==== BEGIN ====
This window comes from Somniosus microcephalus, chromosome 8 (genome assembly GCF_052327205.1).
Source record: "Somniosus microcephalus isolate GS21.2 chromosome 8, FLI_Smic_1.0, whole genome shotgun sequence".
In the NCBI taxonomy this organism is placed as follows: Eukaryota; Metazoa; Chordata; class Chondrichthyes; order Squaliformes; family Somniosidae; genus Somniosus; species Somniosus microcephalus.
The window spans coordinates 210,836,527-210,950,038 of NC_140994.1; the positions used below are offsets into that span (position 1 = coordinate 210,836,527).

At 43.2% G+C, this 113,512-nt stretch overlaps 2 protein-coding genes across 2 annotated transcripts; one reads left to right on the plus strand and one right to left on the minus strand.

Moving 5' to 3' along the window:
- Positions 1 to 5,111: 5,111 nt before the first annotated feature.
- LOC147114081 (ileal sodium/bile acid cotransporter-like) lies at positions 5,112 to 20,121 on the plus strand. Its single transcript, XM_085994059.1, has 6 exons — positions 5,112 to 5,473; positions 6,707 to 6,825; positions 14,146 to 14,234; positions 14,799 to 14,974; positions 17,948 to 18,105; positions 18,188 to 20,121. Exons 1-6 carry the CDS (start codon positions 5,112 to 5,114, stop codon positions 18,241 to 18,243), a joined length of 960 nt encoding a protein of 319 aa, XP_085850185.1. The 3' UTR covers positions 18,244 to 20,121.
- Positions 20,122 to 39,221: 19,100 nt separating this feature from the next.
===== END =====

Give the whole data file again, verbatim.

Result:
This window comes from Somniosus microcephalus, chromosome 8 (genome assembly GCF_052327205.1).
Source record: "Somniosus microcephalus isolate GS21.2 chromosome 8, FLI_Smic_1.0, whole genome shotgun sequence".
In the NCBI taxonomy this organism is placed as follows: Eukaryota; Metazoa; Chordata; class Chondrichthyes; order Squaliformes; family Somniosidae; genus Somniosus; species Somniosus microcephalus.
The window spans coordinates 210,836,527-210,950,038 of NC_140994.1; the positions used below are offsets into that span (position 1 = coordinate 210,836,527).

At 43.2% G+C, this 113,512-nt stretch overlaps 2 protein-coding genes across 2 annotated transcripts; one reads left to right on the plus strand and one right to left on the minus strand.

Moving 5' to 3' along the window:
- Positions 1 to 5,111: 5,111 nt before the first annotated feature.
- LOC147114081 (ileal sodium/bile acid cotransporter-like) lies at positions 5,112 to 20,121 on the plus strand. Its single transcript, XM_085994059.1, has 6 exons — positions 5,112 to 5,473; positions 6,707 to 6,825; positions 14,146 to 14,234; positions 14,799 to 14,974; positions 17,948 to 18,105; positions 18,188 to 20,121. Exons 1-6 carry the CDS (start codon positions 5,112 to 5,114, stop codon positions 18,241 to 18,243), a joined length of 960 nt encoding a protein of 319 aa, XP_085850185.1. The 3' UTR covers positions 18,244 to 20,121.
- Positions 20,122 to 39,221: 19,100 nt separating this feature from the next.